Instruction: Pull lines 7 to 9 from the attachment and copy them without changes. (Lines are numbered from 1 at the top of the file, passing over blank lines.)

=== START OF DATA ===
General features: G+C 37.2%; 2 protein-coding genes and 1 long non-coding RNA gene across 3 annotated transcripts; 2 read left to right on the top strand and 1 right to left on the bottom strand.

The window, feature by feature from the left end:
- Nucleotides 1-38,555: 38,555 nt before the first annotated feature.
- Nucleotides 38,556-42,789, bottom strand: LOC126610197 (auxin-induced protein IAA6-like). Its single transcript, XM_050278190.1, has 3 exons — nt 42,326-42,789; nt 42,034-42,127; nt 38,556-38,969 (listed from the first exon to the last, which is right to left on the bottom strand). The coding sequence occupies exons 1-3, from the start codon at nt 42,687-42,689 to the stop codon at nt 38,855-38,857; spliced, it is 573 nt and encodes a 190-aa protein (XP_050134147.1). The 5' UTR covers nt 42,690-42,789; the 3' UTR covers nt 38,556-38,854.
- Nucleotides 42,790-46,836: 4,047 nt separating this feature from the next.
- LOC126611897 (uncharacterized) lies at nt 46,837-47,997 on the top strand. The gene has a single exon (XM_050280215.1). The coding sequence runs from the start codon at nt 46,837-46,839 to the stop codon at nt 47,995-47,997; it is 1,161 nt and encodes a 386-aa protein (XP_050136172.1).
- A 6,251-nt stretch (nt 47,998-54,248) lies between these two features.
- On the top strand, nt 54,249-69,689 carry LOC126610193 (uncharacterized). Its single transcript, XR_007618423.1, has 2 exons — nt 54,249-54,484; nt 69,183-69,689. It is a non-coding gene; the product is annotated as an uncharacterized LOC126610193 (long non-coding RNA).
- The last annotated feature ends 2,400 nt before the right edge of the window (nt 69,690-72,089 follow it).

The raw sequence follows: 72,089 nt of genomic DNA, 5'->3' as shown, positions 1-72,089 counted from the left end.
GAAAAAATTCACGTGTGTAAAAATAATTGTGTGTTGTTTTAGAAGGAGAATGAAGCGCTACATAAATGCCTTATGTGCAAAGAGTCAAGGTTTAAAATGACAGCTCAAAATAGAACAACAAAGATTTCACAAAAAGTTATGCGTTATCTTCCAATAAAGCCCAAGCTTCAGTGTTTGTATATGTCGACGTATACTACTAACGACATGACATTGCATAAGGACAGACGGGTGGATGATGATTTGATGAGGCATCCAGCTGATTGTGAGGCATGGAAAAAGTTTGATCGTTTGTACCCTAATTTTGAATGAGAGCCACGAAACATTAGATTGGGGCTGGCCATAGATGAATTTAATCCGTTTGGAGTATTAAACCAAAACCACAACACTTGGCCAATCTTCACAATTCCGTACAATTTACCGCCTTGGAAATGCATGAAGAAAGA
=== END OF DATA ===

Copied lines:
- A 6,251-nt stretch (nt 47,998-54,248) lies between these two features.
- On the top strand, nt 54,249-69,689 carry LOC126610193 (uncharacterized). Its single transcript, XR_007618423.1, has 2 exons — nt 54,249-54,484; nt 69,183-69,689. It is a non-coding gene; the product is annotated as an uncharacterized LOC126610193 (long non-coding RNA).
- The last annotated feature ends 2,400 nt before the right edge of the window (nt 69,690-72,089 follow it).